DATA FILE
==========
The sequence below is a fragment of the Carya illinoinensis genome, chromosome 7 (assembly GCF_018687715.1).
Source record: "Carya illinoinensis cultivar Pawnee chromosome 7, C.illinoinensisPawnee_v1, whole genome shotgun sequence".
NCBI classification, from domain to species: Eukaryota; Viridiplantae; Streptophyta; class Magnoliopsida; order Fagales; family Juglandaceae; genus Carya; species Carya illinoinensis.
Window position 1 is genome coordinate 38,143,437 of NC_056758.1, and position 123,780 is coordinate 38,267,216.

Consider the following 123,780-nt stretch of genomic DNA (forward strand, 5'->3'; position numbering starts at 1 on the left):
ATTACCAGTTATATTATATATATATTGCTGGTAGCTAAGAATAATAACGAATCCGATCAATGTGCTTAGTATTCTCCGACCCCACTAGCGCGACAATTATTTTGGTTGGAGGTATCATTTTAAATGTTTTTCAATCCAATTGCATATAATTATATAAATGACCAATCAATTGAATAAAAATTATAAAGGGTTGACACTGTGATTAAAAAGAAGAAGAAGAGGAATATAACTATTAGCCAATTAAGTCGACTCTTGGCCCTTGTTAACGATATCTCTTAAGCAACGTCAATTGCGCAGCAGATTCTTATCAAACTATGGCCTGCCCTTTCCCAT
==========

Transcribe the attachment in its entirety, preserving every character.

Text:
The sequence below is a fragment of the Carya illinoinensis genome, chromosome 7 (assembly GCF_018687715.1).
Source record: "Carya illinoinensis cultivar Pawnee chromosome 7, C.illinoinensisPawnee_v1, whole genome shotgun sequence".
NCBI classification, from domain to species: Eukaryota; Viridiplantae; Streptophyta; class Magnoliopsida; order Fagales; family Juglandaceae; genus Carya; species Carya illinoinensis.
Window position 1 is genome coordinate 38,143,437 of NC_056758.1, and position 123,780 is coordinate 38,267,216.

Consider the following 123,780-nt stretch of genomic DNA (forward strand, 5'->3'; position numbering starts at 1 on the left):
ATTACCAGTTATATTATATATATATTGCTGGTAGCTAAGAATAATAACGAATCCGATCAATGTGCTTAGTATTCTCCGACCCCACTAGCGCGACAATTATTTTGGTTGGAGGTATCATTTTAAATGTTTTTCAATCCAATTGCATATAATTATATAAATGACCAATCAATTGAATAAAAATTATAAAGGGTTGACACTGTGATTAAAAAGAAGAAGAAGAGGAATATAACTATTAGCCAATTAAGTCGACTCTTGGCCCTTGTTAACGATATCTCTTAAGCAACGTCAATTGCGCAGCAGATTCTTATCAAACTATGGCCTGCCCTTTCCCAT